"The Freedmen's Bureau"
Harper's Weekly, July 25, 1868, page 467 (Editorial)
The Freedmen's Bureau has always been an object of Democratic hatred; but no institution was ever more imperatively necessary, and none has been more useful. Naturally a party which was steadily hostile to the abolition of slavery loudly clamored for the abolition of any system of defense for the emancipated class. But there is no doubt whatever that the war of races which that party has prophesied and encouraged, and which it would gladly have seen begun in the hope of the extermination of a race guilty of a colored skin, has been prevented by no means so powerful as that of the Freedmen's Bureau.

The war left the late slaves free among a population that had always despised them as a servile race, and that now hated them as men who had loved and trusted the Government.  The freedmen had the habit of dependence which a severe system of slavery develops.  They had no resource, no hope whatever, but their labor, in a region where all the land belonged to the employers, and all the employers were their enemies. The circumstances of their emancipation were a constant exasperation to the late master class that waited only for the moment to reduce them again to some kind of peonage or to actual slavery. The laws in regard to the freedmen, that these masters passed with the support of the President, were infamous. They were spiteful and inhuman. Had there been no friendly and powerful hand ready to interfere, had the slaves freed by the war been left wholly, as the Democratic party and the President desired, to the tender mercies of their late masters, and had some bold leader appeared among them, as undoubtedly he would, they would not have submitted without a desperate struggle to the doom intended for them.

The Freedmen's Bureau was the conscience and common-sense of the country stepping between the hostile parties and saying to them, with irresistible authority, "Peace!" The country had made the slaves free. It recognized them as men. It had seen their unswerving and heroic fidelity to the cause of the Union, knowing it to be that of their recovered liberty. It resolved that the only way to develop manhood is to treat men as men. It therefore stood between the freedmen and starvation and cruel laws, meanwhile giving them arms and schools and civil and political equality, that they might start fair in the common race. Through the quiet force of the Bureau the hostile class at the South has felt the perpetual presence of the will and power of the American people. The Bureau charities of direct relief of food have been shared by all the destitute of every color, and meanwhile its organizing hand has helped to arrange labor upon the new basis, to compose disputes, to accustom the whole population to the new order.  Its service in this respect has been incalculable.

It must be remembered that the danger of a bloody disturbance of the settlement of the war in regard to the freedmen has never been upon the side of the late slaves, but of their masters.  Despised and outraged as they have been, the anarchical element was not the race that was said to be imbruted and degraded by slavery; it was that which claimed to be the superior and master race. The crimes of the freedmen have been under the circumstances so few as scarcely to be noted. Their industry in labor and their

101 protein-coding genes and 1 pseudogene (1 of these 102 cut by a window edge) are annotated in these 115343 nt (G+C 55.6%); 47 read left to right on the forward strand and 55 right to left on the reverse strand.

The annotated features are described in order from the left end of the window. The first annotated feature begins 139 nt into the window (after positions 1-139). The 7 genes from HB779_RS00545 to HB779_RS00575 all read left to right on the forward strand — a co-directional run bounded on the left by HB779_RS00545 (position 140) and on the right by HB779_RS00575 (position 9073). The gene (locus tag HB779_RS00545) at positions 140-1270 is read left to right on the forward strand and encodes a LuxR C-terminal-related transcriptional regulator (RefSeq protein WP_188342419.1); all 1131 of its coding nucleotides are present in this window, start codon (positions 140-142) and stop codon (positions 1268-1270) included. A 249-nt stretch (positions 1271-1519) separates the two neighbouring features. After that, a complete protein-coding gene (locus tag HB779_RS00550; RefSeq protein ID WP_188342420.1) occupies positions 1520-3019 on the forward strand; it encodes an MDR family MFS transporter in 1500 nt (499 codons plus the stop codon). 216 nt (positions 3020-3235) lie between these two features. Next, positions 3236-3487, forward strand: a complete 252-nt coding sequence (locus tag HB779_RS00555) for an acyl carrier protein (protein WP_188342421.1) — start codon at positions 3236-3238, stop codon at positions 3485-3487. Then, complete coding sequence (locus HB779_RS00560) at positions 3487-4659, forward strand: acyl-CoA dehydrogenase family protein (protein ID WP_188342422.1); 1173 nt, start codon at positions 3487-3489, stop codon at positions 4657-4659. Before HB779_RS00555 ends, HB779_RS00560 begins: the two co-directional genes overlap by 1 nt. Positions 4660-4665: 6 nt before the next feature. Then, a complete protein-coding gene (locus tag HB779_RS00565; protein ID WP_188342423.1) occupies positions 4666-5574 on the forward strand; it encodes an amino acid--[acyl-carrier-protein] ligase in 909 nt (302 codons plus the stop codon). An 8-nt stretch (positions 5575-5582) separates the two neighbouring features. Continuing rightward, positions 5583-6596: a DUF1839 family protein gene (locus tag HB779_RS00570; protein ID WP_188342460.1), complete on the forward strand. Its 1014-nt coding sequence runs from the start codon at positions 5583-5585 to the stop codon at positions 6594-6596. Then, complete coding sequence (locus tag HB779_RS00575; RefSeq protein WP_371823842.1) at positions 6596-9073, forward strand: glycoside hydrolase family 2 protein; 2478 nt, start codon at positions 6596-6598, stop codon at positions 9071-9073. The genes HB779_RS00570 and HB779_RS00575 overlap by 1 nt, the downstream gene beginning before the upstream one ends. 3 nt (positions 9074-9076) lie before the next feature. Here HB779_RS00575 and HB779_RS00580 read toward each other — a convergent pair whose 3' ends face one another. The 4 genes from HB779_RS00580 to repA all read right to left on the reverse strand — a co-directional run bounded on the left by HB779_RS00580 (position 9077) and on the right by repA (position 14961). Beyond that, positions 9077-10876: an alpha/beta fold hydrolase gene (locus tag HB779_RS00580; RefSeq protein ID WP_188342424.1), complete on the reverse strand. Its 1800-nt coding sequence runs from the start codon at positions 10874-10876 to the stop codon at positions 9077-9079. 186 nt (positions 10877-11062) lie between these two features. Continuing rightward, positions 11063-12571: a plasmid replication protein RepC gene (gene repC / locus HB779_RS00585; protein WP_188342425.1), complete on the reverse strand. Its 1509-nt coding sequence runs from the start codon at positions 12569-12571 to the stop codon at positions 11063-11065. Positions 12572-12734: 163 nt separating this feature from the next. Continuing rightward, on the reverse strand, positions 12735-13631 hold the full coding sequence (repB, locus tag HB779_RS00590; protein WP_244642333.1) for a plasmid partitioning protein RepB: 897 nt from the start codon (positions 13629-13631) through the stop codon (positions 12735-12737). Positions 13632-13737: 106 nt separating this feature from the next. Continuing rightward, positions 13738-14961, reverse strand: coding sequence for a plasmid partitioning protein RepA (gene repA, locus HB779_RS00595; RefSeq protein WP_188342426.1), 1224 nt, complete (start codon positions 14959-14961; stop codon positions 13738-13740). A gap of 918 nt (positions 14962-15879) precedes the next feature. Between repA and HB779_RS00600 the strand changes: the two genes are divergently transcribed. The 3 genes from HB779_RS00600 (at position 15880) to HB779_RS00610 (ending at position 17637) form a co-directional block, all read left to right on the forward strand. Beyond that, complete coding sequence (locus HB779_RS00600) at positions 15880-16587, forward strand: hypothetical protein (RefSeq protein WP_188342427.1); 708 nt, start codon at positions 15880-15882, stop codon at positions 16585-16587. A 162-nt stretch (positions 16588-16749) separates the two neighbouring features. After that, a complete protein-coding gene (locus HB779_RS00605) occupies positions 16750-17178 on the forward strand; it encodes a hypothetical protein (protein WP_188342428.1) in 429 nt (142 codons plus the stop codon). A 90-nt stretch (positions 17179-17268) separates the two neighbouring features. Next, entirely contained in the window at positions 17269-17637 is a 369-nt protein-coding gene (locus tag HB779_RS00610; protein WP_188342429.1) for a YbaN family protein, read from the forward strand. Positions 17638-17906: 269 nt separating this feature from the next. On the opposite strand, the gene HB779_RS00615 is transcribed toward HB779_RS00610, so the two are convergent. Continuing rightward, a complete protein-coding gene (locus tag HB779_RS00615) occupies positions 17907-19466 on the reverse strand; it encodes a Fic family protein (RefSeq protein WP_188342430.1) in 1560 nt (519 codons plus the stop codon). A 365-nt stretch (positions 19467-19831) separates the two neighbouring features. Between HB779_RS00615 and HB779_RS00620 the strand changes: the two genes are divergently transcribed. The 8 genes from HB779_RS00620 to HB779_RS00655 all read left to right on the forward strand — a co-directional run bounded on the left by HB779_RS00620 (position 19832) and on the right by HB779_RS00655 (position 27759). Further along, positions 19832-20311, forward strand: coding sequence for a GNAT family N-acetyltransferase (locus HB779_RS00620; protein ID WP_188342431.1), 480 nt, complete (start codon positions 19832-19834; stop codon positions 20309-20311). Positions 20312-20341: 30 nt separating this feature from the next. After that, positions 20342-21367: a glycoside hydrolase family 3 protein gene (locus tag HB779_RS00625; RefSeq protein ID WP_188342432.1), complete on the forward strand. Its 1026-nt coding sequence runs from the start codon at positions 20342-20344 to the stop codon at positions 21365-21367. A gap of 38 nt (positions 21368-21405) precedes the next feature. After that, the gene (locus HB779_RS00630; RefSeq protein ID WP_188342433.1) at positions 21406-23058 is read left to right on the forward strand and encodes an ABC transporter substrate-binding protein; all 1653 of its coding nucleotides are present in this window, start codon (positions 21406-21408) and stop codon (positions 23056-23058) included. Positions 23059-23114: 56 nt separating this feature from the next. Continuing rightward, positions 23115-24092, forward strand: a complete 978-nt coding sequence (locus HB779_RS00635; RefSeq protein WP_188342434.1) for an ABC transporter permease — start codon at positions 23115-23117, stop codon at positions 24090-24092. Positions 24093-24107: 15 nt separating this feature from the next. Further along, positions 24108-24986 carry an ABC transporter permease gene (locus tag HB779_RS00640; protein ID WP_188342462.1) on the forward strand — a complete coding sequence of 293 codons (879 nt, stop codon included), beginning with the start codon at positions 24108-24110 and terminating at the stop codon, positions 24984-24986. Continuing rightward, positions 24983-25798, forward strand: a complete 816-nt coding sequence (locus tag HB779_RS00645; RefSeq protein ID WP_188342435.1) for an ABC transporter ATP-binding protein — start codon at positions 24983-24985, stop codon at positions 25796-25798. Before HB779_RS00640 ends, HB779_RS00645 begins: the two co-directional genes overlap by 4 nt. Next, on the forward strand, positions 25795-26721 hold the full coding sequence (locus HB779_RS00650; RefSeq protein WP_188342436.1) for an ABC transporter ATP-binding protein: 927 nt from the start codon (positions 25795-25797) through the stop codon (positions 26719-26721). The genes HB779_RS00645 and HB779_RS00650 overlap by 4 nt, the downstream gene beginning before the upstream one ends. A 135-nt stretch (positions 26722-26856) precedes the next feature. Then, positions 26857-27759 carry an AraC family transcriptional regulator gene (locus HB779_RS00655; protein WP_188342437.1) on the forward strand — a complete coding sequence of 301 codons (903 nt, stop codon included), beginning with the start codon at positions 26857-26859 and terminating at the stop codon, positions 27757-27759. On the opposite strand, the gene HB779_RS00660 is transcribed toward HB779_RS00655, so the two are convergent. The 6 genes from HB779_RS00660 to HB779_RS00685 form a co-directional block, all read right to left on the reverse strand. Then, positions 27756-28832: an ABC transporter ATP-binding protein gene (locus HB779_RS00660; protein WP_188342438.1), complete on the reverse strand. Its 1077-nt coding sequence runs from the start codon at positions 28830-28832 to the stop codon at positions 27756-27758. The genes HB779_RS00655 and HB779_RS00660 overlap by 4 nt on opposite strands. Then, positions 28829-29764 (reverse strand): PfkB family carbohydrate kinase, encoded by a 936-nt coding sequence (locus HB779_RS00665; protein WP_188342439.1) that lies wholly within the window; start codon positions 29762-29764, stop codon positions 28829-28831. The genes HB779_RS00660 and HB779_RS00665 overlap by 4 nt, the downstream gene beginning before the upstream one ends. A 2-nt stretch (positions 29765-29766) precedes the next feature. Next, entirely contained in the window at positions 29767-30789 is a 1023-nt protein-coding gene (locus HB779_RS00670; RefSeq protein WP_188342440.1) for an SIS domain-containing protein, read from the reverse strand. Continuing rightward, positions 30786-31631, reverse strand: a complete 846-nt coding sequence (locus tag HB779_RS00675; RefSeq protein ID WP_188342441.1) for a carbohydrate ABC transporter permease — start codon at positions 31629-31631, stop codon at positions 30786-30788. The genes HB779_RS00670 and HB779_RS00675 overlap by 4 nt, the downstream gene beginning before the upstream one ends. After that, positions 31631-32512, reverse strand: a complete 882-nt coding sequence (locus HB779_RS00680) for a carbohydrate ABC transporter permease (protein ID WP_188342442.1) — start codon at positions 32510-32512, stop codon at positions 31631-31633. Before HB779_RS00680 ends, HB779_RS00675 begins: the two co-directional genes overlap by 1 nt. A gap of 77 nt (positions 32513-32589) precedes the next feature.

devotion to education have been so striking as to gain perpetual honor. While the late rebels at the South were passing their black-codes intended to restore as much of slavery as possible, and the Copperheads at the North were declaiming about the barbarization and Africanization of the Southern States -- as if liberty were more barbarizing than slavery -- the freedmen were filling nearly four thousand schools, and themselves supporting more than a thousand of them. Old and young were busily studying; the increase of general intelligence among them has been remarkable; and as General Howard says -- who, as Chief of the Bureau, and a most sagacious friend of the freedmen, and untiring worker for them, has the best opportunity of knowing -- "the hopes of the warmest friends of the freedmen have been more than fulfilled. The future is full of promise for the entire race redeemed from bondage and ignorance."

Except for the Freedmen's Bureau, keeping the peace with intelligence and authority, organizing labor, establishing schools, saving the white population from the consequences of their own ferocity, it is easy to imagine how fearful would have been the condition of the Southern States during the period between the end of the war and the establishment of loyal governments.  And now that those States are resuming their old relations in the Union, and for the first time with truly Republican governments, Congress is providing that the Bureau, which was in its nature temporary, shall cease its work. It has taught the freedmen that they are citizens of a government which recognizes their equal manhood. It has taught the late master class that all men have rights which must be respected.  Clad in the armed authority of the United States, it has been a true minister of peace and as the occasion for its service disappears, the Freedmen's Bureau passes into history with that highest crown of praise, the pious gratitude of the poor and unfortunate.
Harper's Weekly, July 25, 1868, page 467 (Editorial)

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